That NAFTA Trash
Everything from new cars to computers to fresh fruit swells the free-trade flow along the United States-Mexico border. But one item of cross-border commerce that probably deserves more notice is that most basic byproduct of North American prosperity: trash.
Mexicans are rapidly picking up the slack left by a declining Asian market for US recyclables. Plants in Mexicali and Monterrey, Mexico, gobble up everything from glass beverage bottles to waste paper to plastic throwaways to mineral-rich dust from US steelmaking furnaces.
The flow defies exact measure. But The Wall Street Journal recently reported that last year Mexico imported between $500 million and $1 billion in trash from its northern neighbor. Mexico's waste-paper intake, for example, has nearly doubled since NAFTA began in 1993, to well over 1 million tons yearly.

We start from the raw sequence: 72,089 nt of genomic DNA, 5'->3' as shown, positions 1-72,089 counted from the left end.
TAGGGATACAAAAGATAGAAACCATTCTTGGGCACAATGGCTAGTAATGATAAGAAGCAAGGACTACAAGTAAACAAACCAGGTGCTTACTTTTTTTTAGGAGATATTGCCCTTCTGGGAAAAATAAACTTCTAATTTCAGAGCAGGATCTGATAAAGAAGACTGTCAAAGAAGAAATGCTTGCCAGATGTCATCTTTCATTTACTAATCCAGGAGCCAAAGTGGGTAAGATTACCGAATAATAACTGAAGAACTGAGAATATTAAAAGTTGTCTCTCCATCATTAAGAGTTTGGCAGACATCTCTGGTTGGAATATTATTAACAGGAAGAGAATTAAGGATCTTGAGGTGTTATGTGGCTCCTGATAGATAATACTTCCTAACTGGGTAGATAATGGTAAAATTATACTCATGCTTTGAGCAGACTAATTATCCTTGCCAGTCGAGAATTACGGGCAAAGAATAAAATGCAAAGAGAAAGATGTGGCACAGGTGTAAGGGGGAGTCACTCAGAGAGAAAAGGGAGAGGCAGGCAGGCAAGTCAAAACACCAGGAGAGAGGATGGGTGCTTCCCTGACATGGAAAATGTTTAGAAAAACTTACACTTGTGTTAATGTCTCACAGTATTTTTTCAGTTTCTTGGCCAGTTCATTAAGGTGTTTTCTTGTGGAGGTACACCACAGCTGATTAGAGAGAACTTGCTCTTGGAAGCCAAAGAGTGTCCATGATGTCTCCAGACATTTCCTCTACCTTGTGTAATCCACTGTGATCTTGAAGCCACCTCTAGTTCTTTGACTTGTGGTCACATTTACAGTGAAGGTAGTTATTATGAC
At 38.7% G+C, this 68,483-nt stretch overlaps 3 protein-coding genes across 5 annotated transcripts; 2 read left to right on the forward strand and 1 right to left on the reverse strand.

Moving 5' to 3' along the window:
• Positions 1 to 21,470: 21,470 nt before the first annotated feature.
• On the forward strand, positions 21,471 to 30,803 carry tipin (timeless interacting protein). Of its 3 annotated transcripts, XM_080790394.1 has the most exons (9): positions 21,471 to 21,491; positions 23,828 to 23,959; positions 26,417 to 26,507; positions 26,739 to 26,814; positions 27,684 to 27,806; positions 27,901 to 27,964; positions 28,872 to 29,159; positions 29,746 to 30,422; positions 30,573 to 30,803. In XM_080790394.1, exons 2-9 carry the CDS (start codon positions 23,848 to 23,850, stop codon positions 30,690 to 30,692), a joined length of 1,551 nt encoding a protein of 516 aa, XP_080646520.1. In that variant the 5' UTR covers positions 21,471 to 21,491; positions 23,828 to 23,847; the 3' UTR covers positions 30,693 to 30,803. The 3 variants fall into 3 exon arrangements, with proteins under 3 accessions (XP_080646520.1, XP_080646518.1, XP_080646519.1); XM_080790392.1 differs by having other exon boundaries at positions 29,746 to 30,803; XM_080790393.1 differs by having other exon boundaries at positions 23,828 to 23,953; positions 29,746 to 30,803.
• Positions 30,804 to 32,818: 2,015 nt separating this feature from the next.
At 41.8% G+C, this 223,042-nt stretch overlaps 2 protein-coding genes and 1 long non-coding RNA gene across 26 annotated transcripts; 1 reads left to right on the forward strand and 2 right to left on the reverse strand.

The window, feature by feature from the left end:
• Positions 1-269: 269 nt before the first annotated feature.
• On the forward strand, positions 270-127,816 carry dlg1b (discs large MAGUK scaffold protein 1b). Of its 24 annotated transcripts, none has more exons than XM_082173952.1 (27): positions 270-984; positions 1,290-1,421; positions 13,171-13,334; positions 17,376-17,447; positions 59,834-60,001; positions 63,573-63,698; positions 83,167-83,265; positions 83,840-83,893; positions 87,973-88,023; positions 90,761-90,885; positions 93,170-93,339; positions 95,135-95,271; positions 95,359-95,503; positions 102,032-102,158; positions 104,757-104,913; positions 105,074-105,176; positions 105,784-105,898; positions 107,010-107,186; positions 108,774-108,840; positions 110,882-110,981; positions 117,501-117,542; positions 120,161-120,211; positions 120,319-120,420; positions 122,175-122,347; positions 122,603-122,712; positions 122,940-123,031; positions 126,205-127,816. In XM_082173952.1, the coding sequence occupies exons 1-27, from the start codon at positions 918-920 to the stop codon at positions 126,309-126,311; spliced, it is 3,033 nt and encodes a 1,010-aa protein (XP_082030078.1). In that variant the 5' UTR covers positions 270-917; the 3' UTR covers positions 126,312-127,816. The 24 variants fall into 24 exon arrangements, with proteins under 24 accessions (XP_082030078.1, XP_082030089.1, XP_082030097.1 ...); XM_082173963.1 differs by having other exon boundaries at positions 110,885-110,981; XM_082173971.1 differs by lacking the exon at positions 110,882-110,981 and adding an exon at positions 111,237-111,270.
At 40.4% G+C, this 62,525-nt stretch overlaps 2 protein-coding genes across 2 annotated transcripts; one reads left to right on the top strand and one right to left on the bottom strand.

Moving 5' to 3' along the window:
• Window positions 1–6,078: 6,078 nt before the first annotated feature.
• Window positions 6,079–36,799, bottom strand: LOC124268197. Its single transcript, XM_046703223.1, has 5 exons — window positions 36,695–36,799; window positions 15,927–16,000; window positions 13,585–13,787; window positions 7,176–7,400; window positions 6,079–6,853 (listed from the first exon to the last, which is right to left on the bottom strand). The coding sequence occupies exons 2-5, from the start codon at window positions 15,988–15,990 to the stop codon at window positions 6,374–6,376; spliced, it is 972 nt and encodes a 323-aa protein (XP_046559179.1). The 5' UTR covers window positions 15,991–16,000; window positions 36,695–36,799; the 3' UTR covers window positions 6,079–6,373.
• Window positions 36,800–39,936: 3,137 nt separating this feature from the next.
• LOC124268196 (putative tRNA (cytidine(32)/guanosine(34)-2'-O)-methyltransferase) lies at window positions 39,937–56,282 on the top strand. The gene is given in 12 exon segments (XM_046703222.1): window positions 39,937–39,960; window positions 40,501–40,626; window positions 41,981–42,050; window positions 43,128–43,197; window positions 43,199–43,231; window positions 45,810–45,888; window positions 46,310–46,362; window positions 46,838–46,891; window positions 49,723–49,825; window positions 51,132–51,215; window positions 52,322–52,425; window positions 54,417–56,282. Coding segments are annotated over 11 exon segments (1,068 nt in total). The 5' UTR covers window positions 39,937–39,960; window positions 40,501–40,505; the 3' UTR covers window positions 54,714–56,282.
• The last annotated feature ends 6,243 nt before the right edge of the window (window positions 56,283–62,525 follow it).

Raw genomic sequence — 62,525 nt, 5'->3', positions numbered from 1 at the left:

New bottles, packing materials, and even sorted high-quality plastic scrap then flows back northward. It's hardly NAFTA's mainstream. But it is an example of freer trade serving both societies - and helping, not threatening, the environment.